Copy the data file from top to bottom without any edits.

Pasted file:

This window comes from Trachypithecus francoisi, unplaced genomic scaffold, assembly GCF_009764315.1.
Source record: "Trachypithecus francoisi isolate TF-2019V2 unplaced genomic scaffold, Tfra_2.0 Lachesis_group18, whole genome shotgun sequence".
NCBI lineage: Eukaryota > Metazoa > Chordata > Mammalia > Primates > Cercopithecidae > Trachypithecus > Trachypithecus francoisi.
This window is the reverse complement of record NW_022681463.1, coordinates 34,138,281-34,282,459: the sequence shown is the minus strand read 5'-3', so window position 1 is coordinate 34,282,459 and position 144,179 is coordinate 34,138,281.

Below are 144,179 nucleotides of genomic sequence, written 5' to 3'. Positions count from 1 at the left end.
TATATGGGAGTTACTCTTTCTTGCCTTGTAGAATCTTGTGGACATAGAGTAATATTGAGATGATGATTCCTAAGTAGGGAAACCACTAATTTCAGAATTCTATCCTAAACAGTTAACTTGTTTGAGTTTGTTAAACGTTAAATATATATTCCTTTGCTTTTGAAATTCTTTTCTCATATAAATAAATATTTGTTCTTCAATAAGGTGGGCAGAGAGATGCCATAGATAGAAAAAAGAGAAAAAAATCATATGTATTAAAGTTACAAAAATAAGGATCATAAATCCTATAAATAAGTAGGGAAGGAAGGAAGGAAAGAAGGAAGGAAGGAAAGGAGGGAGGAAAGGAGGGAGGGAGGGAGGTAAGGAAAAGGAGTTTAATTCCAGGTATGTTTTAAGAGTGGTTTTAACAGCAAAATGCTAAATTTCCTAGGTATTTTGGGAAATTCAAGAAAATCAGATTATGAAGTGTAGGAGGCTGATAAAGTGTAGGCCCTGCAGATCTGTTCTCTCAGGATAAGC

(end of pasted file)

This window comes from Trachypithecus francoisi, unplaced genomic scaffold, assembly GCF_009764315.1.
Source record: "Trachypithecus francoisi isolate TF-2019V2 unplaced genomic scaffold, Tfra_2.0 Lachesis_group18, whole genome shotgun sequence".
NCBI lineage: Eukaryota > Metazoa > Chordata > Mammalia > Primates > Cercopithecidae > Trachypithecus > Trachypithecus francoisi.
This window is the reverse complement of record NW_022681463.1, coordinates 34,138,281-34,282,459: the sequence shown is the minus strand read 5'-3', so window position 1 is coordinate 34,282,459 and position 144,179 is coordinate 34,138,281.

Below are 144,179 nucleotides of genomic sequence, written 5' to 3'. Positions count from 1 at the left end.
TATATGGGAGTTACTCTTTCTTGCCTTGTAGAATCTTGTGGACATAGAGTAATATTGAGATGATGATTCCTAAGTAGGGAAACCACTAATTTCAGAATTCTATCCTAAACAGTTAACTTGTTTGAGTTTGTTAAACGTTAAATATATATTCCTTTGCTTTTGAAATTCTTTTCTCATATAAATAAATATTTGTTCTTCAATAAGGTGGGCAGAGAGATGCCATAGATAGAAAAAAGAGAAAAAAATCATATGTATTAAAGTTACAAAAATAAGGATCATAAATCCTATAAATAAGTAGGGAAGGAAGGAAGGAAAGAAGGAAGGAAGGAAAGGAGGGAGGAAAGGAGGGAGGGAGGGAGGTAAGGAAAAGGAGTTTAATTCCAGGTATGTTTTAAGAGTGGTTTTAACAGCAAAATGCTAAATTTCCTAGGTATTTTGGGAAATTCAAGAAAATCAGATTATGAAGTGTAGGAGGCTGATAAAGTGTAGGCCCTGCAGATCTGTTCTCTCAGGATAAGC